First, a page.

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Tom Purcell

Tom Purcell: Some of the devil's best work

| Saturday, Nov. 11, 2017, 8:42 p.m.
Investigators work at the scene of a deadly shooting at the First Baptist Church in Sutherland Springs, Texas, Sunday Nov. 5, 2017. A man opened fire inside of the church in the small South Texas community, killing more than 20 people. (Jay Janner/Austin American-Statesman via AP)
Investigators work at the scene of a deadly shooting at the First Baptist Church in Sutherland Springs, Texas, Sunday Nov. 5, 2017. A man opened fire inside of the church in the small South Texas community, killing more than 20 people. (Jay Janner/Austin American-Statesman via AP)

The devil sat drunk and giddy in a bar, boasting about his recent “accomplishments.”

“Enjoying yourself?” I said, sitting a few barstools away from him.

“Like I haven't in years, pal. I'm on a roll.”

His breath was rank, his body crawling with bugs.

“A roll?”

“Look at my most recent work in Texas. I was present when a disturbed and angry young man murdered unarmed men, women and children while they worshiped. If that wasn't an act of pure evil, I don't know what is!”

“You're a real jerk, devil. The New York Times reports that a church video camera captured the horrific event. The Times says the soulless shooter was intent on shooting everyone in the church in a methodical manner — that he shot his terrified victims, even small children, in the head, execution-style.”

“I was also present at Las Vegas in October when 58 innocent concertgoers were murdered by a barrage of bullets from another disturbed man. And let's not forget the recent attack on the bike path in Manhattan. I'm doing some of my best work with radicals who think they can advance their mission through terrorist acts.”


“I'm using the oldest lure in my toolkit with those boys: pride. I got them thinking they're pious and subservient, when they're actually trapped in the narrowness of their own piety. I got them thinking murdering innocents is what their God wants them to do.”

“You're sick.”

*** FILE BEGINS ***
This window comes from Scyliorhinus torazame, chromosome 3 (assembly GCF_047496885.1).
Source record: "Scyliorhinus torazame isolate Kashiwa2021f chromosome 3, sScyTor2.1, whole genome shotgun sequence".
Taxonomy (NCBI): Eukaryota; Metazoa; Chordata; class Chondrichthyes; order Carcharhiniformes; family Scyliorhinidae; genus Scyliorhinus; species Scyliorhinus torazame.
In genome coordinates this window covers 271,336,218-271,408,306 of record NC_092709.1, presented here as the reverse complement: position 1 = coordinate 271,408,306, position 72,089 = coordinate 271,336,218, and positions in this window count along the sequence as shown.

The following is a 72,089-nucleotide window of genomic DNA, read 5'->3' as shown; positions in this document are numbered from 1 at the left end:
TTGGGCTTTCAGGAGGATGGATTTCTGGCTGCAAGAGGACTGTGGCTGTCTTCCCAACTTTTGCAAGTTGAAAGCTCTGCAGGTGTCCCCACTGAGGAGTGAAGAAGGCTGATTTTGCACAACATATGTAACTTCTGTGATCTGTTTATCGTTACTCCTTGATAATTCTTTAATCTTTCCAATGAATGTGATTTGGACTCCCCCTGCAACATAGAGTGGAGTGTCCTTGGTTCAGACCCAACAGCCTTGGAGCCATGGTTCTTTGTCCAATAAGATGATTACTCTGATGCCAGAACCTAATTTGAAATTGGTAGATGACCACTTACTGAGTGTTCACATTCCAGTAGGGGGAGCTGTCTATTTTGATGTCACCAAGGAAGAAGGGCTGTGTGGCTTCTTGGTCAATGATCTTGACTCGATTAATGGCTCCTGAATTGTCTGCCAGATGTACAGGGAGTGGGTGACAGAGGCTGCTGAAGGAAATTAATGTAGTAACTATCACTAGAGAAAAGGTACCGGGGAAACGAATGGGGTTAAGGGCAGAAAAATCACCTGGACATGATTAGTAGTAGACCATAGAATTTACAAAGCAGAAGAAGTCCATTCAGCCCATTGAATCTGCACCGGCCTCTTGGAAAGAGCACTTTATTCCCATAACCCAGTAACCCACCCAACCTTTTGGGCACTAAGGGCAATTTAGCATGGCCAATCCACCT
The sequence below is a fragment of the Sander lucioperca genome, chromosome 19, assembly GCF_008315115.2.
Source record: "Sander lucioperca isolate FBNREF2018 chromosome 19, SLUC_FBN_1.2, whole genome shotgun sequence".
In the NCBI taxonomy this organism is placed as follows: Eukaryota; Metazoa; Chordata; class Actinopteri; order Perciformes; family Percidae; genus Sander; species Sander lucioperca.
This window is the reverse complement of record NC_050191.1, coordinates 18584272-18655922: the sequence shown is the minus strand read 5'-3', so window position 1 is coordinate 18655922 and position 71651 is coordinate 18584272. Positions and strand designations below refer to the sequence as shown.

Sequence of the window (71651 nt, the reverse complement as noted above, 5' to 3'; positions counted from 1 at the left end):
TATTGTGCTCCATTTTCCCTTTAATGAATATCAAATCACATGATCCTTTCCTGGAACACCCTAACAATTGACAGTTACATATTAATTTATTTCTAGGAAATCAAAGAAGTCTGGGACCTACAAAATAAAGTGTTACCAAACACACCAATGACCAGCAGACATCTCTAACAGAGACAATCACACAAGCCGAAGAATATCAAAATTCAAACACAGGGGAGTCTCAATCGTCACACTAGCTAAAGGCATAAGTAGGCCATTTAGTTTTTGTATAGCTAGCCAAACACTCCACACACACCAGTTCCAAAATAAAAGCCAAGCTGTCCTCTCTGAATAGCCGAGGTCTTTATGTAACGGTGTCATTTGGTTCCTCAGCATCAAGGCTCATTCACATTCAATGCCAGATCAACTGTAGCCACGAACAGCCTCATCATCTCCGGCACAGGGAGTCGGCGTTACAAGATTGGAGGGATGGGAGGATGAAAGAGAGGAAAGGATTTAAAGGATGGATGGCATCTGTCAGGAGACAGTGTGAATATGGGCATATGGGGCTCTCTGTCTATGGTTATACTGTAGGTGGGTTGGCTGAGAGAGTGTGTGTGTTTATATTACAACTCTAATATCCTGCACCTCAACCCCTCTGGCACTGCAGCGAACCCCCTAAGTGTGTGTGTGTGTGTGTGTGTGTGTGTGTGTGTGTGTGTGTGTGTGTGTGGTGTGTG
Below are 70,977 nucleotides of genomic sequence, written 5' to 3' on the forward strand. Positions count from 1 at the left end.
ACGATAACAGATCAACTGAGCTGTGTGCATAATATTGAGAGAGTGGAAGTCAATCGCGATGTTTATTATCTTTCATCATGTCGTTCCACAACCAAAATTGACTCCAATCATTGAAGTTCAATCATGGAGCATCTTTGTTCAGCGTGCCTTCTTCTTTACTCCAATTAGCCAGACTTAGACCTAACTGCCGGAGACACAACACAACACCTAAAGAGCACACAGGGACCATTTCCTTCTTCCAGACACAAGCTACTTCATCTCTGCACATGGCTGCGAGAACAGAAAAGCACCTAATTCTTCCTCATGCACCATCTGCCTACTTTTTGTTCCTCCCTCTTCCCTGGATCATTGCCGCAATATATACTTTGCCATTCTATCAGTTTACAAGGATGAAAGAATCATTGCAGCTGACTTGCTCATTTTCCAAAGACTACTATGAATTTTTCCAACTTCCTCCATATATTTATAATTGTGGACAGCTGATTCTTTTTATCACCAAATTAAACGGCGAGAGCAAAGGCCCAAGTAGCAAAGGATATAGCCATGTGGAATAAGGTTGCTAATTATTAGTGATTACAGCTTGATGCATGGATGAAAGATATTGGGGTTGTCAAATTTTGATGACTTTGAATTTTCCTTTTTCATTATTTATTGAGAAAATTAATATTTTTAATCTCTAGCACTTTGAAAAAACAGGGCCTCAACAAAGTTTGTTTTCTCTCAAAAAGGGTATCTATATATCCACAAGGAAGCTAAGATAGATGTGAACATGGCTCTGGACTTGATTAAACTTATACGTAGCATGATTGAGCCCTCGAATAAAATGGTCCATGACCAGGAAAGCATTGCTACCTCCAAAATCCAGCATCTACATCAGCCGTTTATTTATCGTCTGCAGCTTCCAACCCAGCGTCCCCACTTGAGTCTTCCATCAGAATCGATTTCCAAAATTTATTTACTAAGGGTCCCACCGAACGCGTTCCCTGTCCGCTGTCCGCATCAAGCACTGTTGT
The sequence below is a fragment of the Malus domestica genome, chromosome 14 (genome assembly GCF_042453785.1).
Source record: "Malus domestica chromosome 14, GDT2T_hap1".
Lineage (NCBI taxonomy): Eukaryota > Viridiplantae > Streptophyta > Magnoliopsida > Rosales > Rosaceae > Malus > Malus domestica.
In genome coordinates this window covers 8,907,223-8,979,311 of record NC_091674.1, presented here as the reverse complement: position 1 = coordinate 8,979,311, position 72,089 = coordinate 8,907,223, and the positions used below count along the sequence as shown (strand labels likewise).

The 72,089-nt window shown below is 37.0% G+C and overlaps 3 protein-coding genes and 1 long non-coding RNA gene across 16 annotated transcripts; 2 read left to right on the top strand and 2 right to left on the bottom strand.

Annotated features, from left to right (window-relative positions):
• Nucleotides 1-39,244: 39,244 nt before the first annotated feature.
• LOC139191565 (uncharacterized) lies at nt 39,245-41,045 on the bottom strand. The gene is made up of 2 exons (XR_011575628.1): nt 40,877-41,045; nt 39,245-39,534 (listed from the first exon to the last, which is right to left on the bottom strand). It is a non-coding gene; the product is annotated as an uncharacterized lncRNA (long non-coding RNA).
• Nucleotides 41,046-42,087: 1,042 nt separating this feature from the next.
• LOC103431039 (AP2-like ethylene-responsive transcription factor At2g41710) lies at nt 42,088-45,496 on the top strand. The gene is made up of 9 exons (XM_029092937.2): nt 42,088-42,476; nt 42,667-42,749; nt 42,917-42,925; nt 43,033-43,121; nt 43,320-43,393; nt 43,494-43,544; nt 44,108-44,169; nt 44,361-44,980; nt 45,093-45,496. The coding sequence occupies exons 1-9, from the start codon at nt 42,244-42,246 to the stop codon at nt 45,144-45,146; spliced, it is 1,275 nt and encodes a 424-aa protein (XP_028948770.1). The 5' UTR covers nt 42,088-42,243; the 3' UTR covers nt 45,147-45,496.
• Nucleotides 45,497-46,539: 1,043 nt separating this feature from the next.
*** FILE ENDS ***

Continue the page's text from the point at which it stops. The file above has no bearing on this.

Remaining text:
“But my biggest successes of late have been in America — a place that's been a thorn in my side from its beginning.”

“How so?”

“America is founded on freedom, pal. It's not easy for somebody in my line of work to influence people who believe that their creator has given them the unalienable rights of life, liberty and the pursuit of happiness.”

“I'm not following.”

“Look, your Founders had very clear values about what is and isn't moral and good. For the most part, they did not yield to the sin of pride, but instead yielded to the principles of my opponent. They built the Constitution upon the basic virtues that unleash the human heart.”

“That bothers you, devil?”

“Of course, pal. Your country's values have produced order and civility. Your freedom has unleashed ingenuity, productivity and incredible wealth. Your values are the reasons America has been the most successful country in the history of mankind.”

“Has been?”

“I'm making terrific progress in America. Incivility, the breakdown of families and communities, crassness, vulgarity — I'm able to promote these things because Americans are becoming more self-centered, more worldly and materialistic, and less concerned for their fellow man.”

“How delightful.”

“Ignorance is one of my favorite tools. Ironically, the more information Americans have access to through 24/7 news channels and social media, they more rigid-minded they become. So many Americans are losing their ability to reason, to follow a logical, objective thread, that they're easy for me to confuse now.”

“Very clever, devil.”

“I'm doing some of my best work to shout down free discussion and debate. Political correctness is one of my most useful tools. I have your people angry and divided — just where I want them to be.”

“I really hate you, devil.”

The devil laughed a deep, horrible laugh, while slapping his claws on his knee.

“That's just where I want you to be. Full of negative emotion and empty of reason. I love it when you hate!”

“Why don't you go to hell, devil?”

He downed a double shot of bourbon and a quart of beer.

“I'm already there, pal, and I'm doing everything in my power to bring your country with me.”

Tom Purcell, a freelance writer, lives in Library. His books include “Misadventures of a 1970s Childhood” and “Wicked Is the Whiskey,” a Sean McClanahan mystery. Visit him on the web at Email him at:

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